Blogging from A to Z Challenge: B is for Brainstorming


My theme for the Blogging from A to Z Challenge is Creativity. Today, I discuss Brainstorming!

This is an interesting 2012 article from The New Yorker on brainstorming.

According to the article, brainstorming is a concept created by Alex Osborn, an advertising professional who wrote: “The more you rub your creative lamp, the more alive you feel.” He presented his idea of brainstorming in his book Your Creative Power published in 1948.

The article—and Osborn’s concept—focus on group brainstorming. Of Osborn’s “rules for brainstorming,” he felt the most important to be the absence of criticism and negative feedback. “Creativity is so delicate a flower,” he wrote, “that praise tends to make it bloom while discouragement often nips it in the bud.”

Now, from the results of various studies, some have concluded that brainstorming doesn’t work. Their premise for this conclusion is, as Charlan Nemeth, a professor of psychology at UC Berkeley said after a 2003 study, “While the instruction ‘Do not criticize’ is often cited as the important instruction in brainstorming, this appears to be a counterproductive strategy. Our findings show that debate and criticism do not inhibit ideas but, rather, stimulate them relative to every other condition.”

I can see their point that conflict can be stimulating, but I also believe brainstorming can be a good thing to boost your creativity. I believe brainstorming takes you out of the constrictions you may have placed yourself in (most likely unconsciously), making it difficult to “think outside the box,” thus inhibiting your creativity.

And brainstorming doesn’t have to be only used in group activities. It’s a great tool to use for yourself, no matter what your creative outlet is.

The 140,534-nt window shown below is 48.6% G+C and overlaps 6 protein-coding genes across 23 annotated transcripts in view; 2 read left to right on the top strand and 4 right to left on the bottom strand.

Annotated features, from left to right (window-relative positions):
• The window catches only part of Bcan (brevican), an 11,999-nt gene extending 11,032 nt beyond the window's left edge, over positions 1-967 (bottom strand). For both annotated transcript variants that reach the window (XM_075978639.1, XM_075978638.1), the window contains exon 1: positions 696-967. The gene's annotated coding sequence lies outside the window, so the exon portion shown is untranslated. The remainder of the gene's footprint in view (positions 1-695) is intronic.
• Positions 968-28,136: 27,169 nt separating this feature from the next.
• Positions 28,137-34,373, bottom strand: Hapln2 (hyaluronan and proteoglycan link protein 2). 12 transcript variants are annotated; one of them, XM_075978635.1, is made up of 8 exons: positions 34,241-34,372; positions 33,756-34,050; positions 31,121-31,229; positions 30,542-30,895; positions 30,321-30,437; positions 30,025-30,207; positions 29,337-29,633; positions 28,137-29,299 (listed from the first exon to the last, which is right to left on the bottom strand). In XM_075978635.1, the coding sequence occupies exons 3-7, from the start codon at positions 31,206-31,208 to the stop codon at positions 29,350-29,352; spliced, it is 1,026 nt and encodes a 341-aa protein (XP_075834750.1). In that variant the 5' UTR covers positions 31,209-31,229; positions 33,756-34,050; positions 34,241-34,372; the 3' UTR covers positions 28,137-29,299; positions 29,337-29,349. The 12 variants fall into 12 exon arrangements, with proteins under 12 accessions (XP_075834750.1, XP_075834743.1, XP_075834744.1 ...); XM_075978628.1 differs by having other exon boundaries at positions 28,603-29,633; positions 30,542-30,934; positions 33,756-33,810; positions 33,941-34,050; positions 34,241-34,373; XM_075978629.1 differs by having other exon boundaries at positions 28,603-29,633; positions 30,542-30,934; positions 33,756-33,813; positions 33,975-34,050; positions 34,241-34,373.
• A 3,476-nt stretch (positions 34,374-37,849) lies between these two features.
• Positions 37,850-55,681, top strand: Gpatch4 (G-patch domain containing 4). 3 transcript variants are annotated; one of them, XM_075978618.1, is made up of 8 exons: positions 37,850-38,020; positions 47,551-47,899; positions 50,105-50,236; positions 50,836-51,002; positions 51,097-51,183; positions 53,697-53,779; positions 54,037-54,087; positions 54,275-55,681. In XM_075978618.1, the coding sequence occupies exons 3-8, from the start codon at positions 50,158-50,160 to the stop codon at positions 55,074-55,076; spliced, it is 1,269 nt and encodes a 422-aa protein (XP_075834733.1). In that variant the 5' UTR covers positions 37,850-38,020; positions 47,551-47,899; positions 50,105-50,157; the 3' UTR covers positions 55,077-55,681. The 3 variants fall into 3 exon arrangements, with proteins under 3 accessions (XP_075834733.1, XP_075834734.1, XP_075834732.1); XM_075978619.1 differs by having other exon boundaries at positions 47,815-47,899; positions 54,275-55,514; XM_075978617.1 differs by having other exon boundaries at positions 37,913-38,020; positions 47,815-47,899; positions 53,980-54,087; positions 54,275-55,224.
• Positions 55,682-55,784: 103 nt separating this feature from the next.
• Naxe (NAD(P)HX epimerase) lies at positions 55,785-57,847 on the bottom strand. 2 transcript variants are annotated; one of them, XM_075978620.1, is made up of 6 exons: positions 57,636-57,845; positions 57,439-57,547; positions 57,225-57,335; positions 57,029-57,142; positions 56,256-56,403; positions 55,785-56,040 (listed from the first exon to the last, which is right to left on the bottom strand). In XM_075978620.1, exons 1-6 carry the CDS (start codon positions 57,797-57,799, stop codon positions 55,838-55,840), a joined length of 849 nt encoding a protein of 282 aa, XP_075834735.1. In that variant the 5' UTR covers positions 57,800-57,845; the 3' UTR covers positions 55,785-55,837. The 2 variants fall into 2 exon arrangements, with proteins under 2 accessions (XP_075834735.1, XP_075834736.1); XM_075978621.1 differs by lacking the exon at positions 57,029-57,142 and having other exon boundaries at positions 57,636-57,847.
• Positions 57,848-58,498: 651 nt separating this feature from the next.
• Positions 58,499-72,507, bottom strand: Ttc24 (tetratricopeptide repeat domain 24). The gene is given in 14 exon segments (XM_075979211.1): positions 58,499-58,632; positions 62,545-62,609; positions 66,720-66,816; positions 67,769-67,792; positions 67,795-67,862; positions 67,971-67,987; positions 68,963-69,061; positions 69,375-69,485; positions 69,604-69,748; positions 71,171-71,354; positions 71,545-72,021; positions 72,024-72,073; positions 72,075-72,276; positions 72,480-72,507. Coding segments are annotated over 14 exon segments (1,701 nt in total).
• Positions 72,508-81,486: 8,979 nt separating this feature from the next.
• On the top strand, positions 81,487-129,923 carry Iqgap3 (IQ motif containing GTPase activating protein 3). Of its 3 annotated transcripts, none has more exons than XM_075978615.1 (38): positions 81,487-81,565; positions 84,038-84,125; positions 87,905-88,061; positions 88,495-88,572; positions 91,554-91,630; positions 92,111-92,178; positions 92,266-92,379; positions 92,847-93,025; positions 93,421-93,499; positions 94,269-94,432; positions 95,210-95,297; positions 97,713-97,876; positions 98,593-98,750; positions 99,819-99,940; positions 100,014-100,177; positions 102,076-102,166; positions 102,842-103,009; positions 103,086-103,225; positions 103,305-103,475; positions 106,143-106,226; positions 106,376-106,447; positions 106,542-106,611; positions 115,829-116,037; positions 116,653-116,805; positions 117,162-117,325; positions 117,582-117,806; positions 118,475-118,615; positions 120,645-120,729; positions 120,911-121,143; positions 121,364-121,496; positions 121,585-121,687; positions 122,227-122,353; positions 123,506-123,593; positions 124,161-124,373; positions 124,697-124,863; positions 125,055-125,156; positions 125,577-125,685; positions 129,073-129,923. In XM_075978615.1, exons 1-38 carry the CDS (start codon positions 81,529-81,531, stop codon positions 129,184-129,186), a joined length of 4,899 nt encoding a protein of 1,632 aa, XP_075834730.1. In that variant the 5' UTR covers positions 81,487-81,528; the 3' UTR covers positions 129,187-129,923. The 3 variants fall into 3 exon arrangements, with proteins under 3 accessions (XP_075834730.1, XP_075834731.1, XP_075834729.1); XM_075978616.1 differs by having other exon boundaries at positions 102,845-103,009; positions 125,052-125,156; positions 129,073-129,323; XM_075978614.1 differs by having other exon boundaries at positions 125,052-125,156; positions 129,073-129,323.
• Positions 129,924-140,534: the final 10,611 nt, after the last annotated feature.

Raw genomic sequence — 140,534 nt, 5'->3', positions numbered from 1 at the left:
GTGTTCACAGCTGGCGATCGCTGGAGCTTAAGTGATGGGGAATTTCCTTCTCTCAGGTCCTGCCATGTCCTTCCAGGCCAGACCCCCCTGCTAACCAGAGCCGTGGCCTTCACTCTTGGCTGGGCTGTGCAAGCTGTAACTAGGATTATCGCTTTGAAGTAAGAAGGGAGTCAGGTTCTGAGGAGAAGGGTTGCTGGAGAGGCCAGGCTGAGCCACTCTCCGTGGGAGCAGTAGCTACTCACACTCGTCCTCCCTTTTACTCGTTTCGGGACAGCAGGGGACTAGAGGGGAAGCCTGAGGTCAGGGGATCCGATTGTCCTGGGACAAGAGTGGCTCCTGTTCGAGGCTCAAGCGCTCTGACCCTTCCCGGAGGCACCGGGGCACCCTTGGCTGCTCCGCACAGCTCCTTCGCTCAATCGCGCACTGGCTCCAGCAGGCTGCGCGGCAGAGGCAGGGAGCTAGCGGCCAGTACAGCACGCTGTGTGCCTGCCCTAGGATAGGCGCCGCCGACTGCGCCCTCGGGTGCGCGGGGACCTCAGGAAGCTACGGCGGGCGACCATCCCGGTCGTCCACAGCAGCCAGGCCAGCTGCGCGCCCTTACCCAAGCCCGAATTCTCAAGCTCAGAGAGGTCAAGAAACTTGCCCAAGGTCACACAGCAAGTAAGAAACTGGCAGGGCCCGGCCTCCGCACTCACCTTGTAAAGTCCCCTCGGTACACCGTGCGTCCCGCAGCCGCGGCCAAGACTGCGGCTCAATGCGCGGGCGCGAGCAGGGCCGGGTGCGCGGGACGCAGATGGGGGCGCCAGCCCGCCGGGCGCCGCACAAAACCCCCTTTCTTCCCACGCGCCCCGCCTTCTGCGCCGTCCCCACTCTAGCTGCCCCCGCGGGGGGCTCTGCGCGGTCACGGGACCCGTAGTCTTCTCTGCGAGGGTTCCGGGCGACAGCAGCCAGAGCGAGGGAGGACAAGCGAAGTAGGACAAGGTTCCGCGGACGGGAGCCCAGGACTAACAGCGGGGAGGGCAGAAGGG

Many professionals promote the use of mind maps. I’ve never used one, but they look like they could be a good tool. I’m not going to go into that in this post, but there’s lots of information about mind mapping on the web. Here’s one article if you’re interested.

Today, I just want to touch on basic brainstorming.

There are different methods for brainstorming. One article suggested timing your brainstorming session, but for me that would add tension, making your brainstorming session counterproductive.

For your brainstorming session, you should find a quiet place by yourself where you won’t be disturbed.

Write down everything that comes to mind, no matter how dumb it may sound. Remember, nobody but you needs to read the notes from your brainstorming session. Osborn wrote: “Forget quality; aim now to get a quantity of answers. When you’re through, your sheet of paper may be so full of ridiculous nonsense that you’ll be disgusted. Never mind. You’re loosening up your unfettered imagination—making your mind deliver.”

Once you’re done brainstorming, you can organize your ideas into categories. You can also expand on the ones that appeal to you, and set aside the ones that you think won’t work. (I wouldn’t get rid of them entirely. What came from your subconscious may be valuable later!)

It’s best to implement your ideas while they’re still fresh, at least in rough form, such as a rough draft if you’re writing.

What’s your opinion on brainstorming? Do you think it’s a good tool to unleash your creativity?

About lindacovella

I am an author of fiction and nonfiction for kids and teens.